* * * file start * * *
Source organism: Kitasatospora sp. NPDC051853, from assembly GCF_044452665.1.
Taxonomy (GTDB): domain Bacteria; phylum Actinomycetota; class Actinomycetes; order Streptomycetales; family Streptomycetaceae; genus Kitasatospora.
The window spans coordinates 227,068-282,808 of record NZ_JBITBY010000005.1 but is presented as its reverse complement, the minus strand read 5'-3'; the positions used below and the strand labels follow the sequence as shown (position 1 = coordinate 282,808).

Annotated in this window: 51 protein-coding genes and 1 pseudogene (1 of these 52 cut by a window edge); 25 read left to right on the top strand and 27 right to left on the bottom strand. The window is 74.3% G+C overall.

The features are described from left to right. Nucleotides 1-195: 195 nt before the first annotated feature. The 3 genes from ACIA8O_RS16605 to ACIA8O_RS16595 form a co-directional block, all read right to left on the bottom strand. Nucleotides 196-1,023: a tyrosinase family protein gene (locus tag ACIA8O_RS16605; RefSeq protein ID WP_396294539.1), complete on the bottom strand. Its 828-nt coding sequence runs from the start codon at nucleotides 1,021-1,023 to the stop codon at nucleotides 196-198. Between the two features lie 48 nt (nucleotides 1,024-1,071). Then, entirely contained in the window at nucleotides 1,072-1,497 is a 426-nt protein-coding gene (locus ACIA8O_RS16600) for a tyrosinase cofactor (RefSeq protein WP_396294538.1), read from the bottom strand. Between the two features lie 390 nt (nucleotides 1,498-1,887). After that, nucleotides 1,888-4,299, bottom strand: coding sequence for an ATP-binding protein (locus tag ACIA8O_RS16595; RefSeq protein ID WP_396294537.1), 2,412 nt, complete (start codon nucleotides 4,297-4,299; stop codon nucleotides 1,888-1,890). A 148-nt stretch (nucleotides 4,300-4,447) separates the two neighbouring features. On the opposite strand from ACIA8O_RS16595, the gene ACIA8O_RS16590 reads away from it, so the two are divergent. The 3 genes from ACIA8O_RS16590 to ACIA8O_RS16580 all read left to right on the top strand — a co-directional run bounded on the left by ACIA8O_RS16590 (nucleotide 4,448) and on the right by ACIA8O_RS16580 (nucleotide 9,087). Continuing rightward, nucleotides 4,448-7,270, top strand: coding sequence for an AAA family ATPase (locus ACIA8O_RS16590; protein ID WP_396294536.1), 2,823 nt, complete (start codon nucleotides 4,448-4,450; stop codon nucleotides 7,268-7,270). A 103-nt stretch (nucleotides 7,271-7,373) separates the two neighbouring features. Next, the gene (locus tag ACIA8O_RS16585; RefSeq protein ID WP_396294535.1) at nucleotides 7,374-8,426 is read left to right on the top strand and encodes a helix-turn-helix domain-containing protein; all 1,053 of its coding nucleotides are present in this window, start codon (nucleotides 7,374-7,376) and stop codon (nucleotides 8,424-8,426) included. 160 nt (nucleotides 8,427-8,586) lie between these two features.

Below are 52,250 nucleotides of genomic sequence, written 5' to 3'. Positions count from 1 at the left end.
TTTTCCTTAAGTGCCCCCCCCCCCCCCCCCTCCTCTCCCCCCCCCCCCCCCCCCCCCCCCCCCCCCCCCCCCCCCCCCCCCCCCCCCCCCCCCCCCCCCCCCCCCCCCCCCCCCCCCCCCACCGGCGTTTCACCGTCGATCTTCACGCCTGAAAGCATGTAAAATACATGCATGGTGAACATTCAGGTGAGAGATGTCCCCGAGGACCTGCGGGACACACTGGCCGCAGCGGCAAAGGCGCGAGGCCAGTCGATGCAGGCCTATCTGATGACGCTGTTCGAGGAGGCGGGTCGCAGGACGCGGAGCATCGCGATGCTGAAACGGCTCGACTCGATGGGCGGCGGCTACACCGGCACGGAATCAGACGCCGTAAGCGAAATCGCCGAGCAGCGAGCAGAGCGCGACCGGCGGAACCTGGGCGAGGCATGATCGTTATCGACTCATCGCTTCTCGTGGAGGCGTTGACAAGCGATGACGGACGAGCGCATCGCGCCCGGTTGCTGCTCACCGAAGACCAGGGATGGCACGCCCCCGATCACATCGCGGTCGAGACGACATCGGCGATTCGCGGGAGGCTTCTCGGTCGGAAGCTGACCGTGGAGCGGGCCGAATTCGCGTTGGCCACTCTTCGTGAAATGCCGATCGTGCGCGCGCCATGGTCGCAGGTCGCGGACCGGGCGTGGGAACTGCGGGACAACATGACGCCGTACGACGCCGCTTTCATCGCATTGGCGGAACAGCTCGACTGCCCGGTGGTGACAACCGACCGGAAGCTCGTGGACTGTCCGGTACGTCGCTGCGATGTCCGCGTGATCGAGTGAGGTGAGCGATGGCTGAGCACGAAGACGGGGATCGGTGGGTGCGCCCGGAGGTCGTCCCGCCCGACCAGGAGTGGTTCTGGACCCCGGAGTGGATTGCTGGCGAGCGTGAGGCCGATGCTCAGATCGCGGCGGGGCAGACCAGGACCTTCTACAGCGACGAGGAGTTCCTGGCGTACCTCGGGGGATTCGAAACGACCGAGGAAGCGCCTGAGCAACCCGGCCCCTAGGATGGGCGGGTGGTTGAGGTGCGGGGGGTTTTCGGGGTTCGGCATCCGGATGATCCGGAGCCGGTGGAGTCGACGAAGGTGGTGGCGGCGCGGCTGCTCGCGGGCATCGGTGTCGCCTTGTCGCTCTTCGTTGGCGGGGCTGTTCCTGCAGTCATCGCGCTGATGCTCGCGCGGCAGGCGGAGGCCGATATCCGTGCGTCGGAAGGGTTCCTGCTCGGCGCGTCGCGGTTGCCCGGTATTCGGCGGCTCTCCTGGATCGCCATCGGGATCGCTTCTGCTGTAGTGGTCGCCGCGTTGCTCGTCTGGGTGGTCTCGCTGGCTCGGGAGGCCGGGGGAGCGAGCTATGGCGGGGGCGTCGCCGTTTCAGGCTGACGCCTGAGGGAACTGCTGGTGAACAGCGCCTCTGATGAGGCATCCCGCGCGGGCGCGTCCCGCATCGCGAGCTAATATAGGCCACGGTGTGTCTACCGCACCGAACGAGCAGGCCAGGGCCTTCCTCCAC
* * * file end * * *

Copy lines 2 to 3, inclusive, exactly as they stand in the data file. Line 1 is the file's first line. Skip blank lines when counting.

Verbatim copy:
Taxonomy (GTDB): domain Bacteria; phylum Actinomycetota; class Actinomycetes; order Streptomycetales; family Streptomycetaceae; genus Kitasatospora.
The window spans coordinates 227,068-282,808 of record NZ_JBITBY010000005.1 but is presented as its reverse complement, the minus strand read 5'-3'; the positions used below and the strand labels follow the sequence as shown (position 1 = coordinate 282,808).